From Publishers Weekly
Small details often clog a narrative, but here they fill out the tale of one of the most consequential events of American history-the assassination of Abraham Lincoln. While Pitch (The Burning of Washington) relies somewhat too heavily on hearsay reports of conversations that no one can fully credit, he has mined every resource, read every book, and turned up some documents that had escaped others. More important, he's found new evidence that Lincoln was under genuine threat as early as the eve of his first inauguration, not just after his second one. The result is a fast-moving telling of the multiple plots on Lincoln's life, the implementation of the successful one, its complex aftermath and the way it threw the nation into deep mourning and despair. No reader will come away unmoved, even at this distance, by anguish about the event. The author elicits our feelings for even the plotters in captivity and on the scaffold. A real page-turner about real history. Illus.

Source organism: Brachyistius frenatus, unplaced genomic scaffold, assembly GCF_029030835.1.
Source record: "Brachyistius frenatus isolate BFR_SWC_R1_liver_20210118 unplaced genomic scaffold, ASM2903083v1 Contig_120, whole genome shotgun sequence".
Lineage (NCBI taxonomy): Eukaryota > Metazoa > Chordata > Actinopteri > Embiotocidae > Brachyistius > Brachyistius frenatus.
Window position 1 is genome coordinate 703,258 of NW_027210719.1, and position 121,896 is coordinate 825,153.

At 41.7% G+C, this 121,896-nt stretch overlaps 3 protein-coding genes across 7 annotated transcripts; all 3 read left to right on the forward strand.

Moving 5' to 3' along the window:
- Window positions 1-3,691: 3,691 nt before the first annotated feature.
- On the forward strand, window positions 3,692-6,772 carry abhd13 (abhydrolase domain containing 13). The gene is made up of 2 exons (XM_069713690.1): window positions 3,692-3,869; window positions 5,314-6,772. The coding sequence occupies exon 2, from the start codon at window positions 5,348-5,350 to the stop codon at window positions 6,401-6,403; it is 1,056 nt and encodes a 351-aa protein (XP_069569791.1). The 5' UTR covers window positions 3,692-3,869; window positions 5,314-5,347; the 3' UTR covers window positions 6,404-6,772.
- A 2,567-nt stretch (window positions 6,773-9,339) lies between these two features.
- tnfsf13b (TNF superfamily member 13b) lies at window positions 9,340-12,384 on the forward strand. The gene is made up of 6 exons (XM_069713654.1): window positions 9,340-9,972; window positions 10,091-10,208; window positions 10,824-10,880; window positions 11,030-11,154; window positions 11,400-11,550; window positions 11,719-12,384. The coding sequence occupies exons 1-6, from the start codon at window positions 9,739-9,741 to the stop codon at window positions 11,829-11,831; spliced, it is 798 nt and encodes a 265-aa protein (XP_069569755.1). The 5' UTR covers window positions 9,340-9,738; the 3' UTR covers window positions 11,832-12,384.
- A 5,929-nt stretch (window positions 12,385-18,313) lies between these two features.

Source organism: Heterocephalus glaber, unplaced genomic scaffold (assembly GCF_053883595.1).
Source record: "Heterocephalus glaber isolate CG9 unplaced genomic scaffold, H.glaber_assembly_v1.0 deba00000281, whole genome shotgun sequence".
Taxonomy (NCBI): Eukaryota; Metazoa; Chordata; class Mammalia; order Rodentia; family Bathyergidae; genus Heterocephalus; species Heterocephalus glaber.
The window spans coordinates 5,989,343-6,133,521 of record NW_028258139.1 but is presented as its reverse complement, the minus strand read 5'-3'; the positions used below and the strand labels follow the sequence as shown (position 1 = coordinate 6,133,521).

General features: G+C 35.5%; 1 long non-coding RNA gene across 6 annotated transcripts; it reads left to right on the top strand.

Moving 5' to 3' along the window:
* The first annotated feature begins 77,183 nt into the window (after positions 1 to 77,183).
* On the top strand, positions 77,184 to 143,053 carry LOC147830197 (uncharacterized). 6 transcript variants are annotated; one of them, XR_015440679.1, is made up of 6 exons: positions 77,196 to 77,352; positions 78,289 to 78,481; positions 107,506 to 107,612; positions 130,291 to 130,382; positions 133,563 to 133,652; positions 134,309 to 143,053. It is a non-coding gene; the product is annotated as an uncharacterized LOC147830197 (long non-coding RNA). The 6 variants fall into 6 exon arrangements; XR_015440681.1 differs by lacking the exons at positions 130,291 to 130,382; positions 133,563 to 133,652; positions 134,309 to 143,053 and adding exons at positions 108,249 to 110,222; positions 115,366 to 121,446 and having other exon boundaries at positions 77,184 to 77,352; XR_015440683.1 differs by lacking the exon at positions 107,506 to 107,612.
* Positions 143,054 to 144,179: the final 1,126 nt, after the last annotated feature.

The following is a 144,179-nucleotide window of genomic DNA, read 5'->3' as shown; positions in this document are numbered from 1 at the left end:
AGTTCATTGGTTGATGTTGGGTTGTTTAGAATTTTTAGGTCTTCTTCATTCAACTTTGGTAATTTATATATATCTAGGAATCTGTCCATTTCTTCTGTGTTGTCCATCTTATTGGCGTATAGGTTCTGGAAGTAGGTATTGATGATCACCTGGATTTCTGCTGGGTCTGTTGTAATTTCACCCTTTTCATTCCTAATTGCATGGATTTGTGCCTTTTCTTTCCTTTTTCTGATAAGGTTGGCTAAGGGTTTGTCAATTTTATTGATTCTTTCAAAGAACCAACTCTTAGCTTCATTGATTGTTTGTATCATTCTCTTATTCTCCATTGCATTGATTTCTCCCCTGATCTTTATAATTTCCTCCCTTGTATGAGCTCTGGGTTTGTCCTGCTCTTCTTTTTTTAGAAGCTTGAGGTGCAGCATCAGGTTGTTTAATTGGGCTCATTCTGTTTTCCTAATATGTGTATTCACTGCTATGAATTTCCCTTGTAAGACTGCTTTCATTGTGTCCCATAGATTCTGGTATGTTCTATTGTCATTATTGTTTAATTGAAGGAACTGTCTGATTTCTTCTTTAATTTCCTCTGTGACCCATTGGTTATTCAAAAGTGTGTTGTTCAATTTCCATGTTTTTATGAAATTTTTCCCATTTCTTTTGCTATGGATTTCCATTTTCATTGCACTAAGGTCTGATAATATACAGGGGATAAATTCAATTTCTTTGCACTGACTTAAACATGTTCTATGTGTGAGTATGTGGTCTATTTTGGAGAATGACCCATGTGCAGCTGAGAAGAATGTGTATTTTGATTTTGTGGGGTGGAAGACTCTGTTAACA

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Pitch claims discovery of previously unknown facts about the Lincoln assassination. Peripheral to the essence of the crime, Pitch’s new information, while certainly interesting to history readers (such as a plotter’s job application to the War Department), does not alter the history of the case. What would alter the history of the case would be convincing evidence of a Confederate government hand in the assassination––which neither investigators in 1865 nor historians subsequently have ever found. Pitch’s laudable revelations nevertheless leave him with the storyteller’s task of dramatizing John Wilkes Booth’s conspiracy, his and his accomplices’ attempted escapes from the scenes of their crimes, and the punishment meted out to them. Pitch acquits himself well in this endeavor, integrating scene-setting detail with kinetic pacing that leaves his readers dreading what will happen next, well though they know that the president will be murdered, that pandemonium will erupt, that Booth will be killed, and that Mary Surratt will not be reprieved from the gallows. Pitch’s energetic narrative will be highly popular amid the bicentennial upsurge of Lincoln books. --Gilbert Taylor